We have observed recently that though many might clamor for change in the abstract, or as long as it doesn’t happen to them personally, the prospect of individual change promises only the unknown. That which we cannot perceive easily is often frightening and distressing, but those who know intuitively that the life they are living is not the one they need while simultaneously recognizing also that they don’t have to feel the way that they do, psychotropic medication is a godsend. Sometimes, but rarely, one finds an instant fit with the first drug prescribed, but trial and error is necessary for those who strive for lasting health and stability. I myself have been on twenty-four different meds over the course of roughly fifteen years, and while I take care to note that I have a very severe and very rare case, I am not completely unusual in some respects. I long ago accepted this as the reality of the situation as to all of us who seek to find a balance between illness and health. Finding the proper medication cocktail is a bit like visiting a psychologist. One rarely finds a good fit the first go round, though not always.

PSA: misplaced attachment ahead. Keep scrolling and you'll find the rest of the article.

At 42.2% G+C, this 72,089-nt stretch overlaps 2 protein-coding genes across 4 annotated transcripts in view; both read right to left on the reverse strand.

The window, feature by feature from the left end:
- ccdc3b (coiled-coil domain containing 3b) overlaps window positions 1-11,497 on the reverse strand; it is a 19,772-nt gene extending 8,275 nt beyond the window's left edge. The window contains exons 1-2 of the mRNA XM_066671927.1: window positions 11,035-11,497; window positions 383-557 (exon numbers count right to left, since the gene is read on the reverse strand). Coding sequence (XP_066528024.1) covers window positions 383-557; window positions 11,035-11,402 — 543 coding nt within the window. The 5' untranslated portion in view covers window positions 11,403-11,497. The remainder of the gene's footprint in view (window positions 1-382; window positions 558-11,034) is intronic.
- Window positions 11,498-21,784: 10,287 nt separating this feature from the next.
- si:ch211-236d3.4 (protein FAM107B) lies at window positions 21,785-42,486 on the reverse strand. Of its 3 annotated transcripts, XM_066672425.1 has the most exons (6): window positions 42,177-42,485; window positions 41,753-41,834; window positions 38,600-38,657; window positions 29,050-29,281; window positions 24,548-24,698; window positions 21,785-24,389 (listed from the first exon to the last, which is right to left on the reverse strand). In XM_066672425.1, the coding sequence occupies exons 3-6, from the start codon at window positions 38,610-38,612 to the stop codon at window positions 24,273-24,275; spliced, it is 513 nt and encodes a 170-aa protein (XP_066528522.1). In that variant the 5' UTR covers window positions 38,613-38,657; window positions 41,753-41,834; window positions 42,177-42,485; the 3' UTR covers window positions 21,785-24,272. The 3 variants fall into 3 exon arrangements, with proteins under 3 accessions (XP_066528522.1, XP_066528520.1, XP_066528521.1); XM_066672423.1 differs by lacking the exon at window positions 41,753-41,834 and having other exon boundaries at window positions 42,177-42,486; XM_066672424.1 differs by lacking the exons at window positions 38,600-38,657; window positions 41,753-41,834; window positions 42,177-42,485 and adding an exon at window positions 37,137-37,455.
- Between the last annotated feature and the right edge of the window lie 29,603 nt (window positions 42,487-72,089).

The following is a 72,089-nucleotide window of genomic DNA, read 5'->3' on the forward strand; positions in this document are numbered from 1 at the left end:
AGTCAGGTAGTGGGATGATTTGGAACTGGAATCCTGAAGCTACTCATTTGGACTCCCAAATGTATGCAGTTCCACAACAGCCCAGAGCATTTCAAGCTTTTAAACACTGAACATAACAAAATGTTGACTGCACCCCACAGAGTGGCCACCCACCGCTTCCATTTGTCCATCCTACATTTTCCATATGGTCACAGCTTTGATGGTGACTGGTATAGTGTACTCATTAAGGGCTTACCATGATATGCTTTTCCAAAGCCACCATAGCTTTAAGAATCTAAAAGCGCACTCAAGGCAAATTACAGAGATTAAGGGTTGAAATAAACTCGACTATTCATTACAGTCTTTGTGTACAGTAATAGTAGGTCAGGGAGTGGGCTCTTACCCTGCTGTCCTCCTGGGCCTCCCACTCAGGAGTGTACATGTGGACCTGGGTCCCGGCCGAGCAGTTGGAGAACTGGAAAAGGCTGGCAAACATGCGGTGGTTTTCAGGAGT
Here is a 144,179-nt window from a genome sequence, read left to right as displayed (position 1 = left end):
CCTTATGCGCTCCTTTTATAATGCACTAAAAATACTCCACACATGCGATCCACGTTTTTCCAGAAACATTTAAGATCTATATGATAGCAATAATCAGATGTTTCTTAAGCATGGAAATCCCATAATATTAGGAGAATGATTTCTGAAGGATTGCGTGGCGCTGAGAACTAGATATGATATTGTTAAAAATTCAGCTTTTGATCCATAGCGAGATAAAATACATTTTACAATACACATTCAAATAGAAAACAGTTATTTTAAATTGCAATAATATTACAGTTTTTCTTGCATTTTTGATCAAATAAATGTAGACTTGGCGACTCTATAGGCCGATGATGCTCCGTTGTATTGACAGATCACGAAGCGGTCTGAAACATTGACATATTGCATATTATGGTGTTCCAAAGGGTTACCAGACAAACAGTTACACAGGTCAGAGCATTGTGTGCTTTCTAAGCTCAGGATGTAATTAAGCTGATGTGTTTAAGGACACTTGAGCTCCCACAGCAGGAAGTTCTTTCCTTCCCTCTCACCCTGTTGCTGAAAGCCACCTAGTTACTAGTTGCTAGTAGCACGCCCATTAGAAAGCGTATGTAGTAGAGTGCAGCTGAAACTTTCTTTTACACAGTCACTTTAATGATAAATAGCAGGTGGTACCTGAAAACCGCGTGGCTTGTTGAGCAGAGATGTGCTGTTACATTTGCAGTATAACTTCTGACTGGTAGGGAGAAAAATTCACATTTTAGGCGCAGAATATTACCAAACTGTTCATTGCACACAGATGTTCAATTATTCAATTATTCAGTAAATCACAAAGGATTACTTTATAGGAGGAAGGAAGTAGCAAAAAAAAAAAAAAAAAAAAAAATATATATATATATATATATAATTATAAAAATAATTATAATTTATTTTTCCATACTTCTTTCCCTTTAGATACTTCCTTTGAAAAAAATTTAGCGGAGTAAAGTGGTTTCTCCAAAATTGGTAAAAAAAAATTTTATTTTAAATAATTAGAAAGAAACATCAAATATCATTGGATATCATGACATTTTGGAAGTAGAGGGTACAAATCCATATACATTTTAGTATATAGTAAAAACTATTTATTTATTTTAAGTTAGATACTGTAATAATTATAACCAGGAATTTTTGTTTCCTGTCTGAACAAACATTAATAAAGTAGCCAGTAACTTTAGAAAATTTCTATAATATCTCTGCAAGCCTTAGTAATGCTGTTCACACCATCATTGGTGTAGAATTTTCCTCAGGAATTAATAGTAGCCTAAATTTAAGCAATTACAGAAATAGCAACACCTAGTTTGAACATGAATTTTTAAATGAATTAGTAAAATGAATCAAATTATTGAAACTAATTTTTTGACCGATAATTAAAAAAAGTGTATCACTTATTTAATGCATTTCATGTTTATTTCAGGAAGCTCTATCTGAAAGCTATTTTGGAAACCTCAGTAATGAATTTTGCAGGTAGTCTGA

Even Kirsch’s analysis, however, found that antidepressants are a little more effective than dummy pills-those 1.8 points on the depression scale. Maybe Prozac, Zoloft, Paxil, Celexa, and their cousins do have some non-placebo, chemical benefit. But the small edge of real drugs compared with placebos might not mean what it seems, Kirsch explained to me one evening from his home in Hull. Consider how research on drugs works. Patient volunteers are told they will receive either the drug or a placebo, and that neither they nor the scientists will know who is getting what. Most volunteers hope they get the drug, not the dummy pill. After taking the unknown meds for a while, some volunteers experience side effects. Bingo: a clue they’re on the real drug. About 80 percent guess right, and studies show that the worse side effects a patient experiences, the more effective the drug. Patients apparently think, this drug is so strong it’s making me vomit and hate sex, so it must be strong enough to lift my depression. In clinical-trial patients who figure out they’re receiving the drug and not the inert pill, expectations soar.